An IP address which can be combined with data held by a third party to identify an individual, is likely to be personal data.
What's the issue?
The Data Protection Directive 1995, defines personal data as: “any information relating to an identified or identifiable natural person (“data subject”); an identifiable person is one who can be identified directly or indirectly….”. The issue of when someone is indirectly identifiable and what exactly that means has been the subject of debate since the Data Protection Directive came into force and Member States have taken differing approaches.
Under the incoming General Data Protection Regulation (GDPR), the definition of personal data is expanded to add clarity to the concept of when someone is indirectly identifiable: “personal data means any information relating to an identified or identifiable natural person (data subject); an identifiable natural person is one who can be identified directly or indirectly, in particular by reference to an identifier such as a name, an identification number, location data, an online identifier or to one or more factors specific to the physical, physiological, genetic, mental, economic, cultural or social identify of that person”.
In terms of EU data protection law, that an IP address in isolation is not personal data, is uncontroversial. That an IP address which can be combined with other information to identify an individual is personal data is also uncontested, but the issue has been considered largely where the same party holds the IP address and the other information, so mainly in relation to ISPs. In a reference from Germany, the CJEU was asked to consider the issue of whether an IP address, particularly a dynamic IP address which changes each time a device connects to a network, can be personal data if the additional information which would lead to it identifying an individual is held by a third party.
What’s the development?
The CJEU has followed the earlier Advocate General Opinion in holding that dynamic IP addresses held by a website operator are personal data where the operator has “the legal means which enable it to identify the data subject which the internet service provider has about the person”.
The case revolved around whether the Federal Republic of Germany can save the IP addresses of visitors to its website and the reference to the CJEU asked (principally), whether IP addresses stored by an information society service provider (like a website operator) can be held to be personal data, where a third party (an internet service provider) has additional data which, when combined with the IP address, would allow re-identification of an individual.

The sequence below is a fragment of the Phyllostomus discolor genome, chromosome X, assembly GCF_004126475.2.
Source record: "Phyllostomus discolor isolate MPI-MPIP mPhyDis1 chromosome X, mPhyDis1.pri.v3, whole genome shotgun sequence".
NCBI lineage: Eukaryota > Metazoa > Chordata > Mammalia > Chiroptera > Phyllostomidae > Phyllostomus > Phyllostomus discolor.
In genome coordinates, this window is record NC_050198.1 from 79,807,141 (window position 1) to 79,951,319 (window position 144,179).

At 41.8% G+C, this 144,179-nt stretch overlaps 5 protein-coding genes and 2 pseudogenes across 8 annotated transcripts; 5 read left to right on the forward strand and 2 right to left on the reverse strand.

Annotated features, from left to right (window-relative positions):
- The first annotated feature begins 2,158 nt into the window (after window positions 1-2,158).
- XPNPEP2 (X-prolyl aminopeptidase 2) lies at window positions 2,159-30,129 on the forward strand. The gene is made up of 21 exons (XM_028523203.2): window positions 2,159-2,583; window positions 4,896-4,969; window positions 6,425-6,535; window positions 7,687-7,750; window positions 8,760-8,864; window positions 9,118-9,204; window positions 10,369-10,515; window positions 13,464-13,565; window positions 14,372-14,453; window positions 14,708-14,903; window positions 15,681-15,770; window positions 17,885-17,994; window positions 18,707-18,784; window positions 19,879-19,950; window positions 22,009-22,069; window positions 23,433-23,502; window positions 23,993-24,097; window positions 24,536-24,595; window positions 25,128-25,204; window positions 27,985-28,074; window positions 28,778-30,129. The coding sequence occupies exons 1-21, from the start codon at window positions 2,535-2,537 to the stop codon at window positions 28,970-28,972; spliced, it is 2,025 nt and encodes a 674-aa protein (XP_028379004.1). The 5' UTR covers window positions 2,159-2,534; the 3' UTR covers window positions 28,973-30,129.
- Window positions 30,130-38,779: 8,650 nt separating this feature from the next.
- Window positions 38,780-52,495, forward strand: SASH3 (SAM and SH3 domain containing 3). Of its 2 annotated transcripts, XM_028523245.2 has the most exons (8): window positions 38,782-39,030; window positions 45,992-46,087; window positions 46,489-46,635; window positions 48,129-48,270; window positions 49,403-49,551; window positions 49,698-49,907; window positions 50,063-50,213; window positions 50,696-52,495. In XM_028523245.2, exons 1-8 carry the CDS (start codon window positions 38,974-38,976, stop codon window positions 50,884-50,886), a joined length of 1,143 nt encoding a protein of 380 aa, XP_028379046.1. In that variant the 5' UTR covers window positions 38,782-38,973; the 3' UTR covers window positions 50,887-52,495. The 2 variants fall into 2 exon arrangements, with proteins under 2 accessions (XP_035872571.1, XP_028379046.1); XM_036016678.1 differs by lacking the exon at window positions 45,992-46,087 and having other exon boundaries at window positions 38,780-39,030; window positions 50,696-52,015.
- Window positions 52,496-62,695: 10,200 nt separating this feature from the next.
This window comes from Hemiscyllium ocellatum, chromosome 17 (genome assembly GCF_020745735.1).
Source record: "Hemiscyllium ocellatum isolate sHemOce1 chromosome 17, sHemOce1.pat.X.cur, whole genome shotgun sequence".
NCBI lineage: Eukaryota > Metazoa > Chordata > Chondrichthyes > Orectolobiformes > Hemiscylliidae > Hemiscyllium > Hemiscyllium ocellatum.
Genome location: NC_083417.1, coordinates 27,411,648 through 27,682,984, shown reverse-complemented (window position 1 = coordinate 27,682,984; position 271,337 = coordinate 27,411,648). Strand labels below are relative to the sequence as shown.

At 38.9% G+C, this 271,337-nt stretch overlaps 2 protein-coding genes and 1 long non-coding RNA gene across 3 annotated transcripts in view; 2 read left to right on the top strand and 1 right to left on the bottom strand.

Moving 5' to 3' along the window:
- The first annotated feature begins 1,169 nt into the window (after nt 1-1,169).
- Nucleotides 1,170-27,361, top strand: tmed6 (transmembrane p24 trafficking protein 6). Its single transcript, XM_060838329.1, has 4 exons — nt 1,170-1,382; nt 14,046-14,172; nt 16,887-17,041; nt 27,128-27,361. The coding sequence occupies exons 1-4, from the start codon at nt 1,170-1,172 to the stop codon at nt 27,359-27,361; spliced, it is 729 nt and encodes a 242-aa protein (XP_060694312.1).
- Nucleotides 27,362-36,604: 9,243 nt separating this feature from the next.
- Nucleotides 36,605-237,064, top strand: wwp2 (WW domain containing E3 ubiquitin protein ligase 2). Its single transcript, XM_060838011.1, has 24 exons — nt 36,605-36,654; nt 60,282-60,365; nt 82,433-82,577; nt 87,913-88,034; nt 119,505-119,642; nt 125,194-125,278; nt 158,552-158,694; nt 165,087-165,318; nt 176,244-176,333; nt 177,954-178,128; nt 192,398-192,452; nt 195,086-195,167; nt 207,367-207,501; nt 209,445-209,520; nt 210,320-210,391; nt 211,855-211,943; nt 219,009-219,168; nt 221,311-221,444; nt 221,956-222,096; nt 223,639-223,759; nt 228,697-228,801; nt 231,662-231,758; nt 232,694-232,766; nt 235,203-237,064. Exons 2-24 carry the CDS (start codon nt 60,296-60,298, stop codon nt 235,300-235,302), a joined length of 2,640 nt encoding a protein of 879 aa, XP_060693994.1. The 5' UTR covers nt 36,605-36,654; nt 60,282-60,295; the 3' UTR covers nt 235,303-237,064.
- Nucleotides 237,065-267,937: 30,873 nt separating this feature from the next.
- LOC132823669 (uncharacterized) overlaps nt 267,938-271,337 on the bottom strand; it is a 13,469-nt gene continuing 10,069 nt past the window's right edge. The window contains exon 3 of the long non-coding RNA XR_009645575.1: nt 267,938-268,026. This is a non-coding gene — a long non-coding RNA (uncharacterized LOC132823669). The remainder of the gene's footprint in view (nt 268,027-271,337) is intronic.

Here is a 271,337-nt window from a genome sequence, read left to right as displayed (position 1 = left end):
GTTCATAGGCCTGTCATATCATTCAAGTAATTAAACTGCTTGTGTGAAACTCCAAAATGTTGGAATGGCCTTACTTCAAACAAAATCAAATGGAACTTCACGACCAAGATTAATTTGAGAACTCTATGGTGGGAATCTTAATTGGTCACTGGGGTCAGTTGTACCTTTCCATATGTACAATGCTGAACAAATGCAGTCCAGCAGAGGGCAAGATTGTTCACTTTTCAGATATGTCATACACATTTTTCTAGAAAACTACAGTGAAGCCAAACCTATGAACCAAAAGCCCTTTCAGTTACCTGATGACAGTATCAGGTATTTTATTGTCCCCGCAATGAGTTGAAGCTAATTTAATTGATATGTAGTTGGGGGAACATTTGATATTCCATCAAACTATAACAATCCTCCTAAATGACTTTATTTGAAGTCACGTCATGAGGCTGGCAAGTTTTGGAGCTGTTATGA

The CJEU said that while an IP address alone is not personal data, it should be treated as such if ISPs hold additional data which could be combined with the IP addresses to identify individuals where there is a reasonable likelihood they would do so and where they have the legal means to do so. This would not be the case where it would involve disproportionate effort to combine data or where the combination was illegal.
The reference also asked whether IP addresses may be processed by website operators in order to defend themselves against denial-of-service and similar attacks and to allow prosecution of hackers. The AG opined that this might fall within the legitimate interests exception under the Data Protection Directive, unless such interests were overridden in order to protect the fundamental rights and freedoms of data subjects. The CJEU broadly agreed, saying that each instance would need to be assessed on a case by case basis and there was no way for Member States to definitively prescribe when the legitimate interests exception would apply.
What does this mean for you?
The ruling comes as no surprise to those familiar with the progression of EU data protection law although those used to a US definition of what constitutes Personally Identifiable Information may find it more surprising.
The Data Protection Directive has a wider definition of personal data than the UK’s Data Protection Act which is more accurately reflected in German data protection law, and the GDPR has a wider definition still in terms of whether data should be classed as personal because of its potential to be combined with other data in order to identify individuals. Decisions of regulators and courts have been trending towards the wide interpretation given by this judgment for some time.
The ruling does leave some questions unanswered, not least of which is just what is meant by “disproportionate effort” and “reasonable likelihood” in terms of combining different datasets. Notwithstanding the remaining ambiguities, the stance taken in this case reflects the general direction of travel of EU data protection law. The working assumption should be that any data which can identify an individual when combined with other lawfully obtained data, even where that data is held by a third party, should be treated as personal data unless there is a good reason not to do so.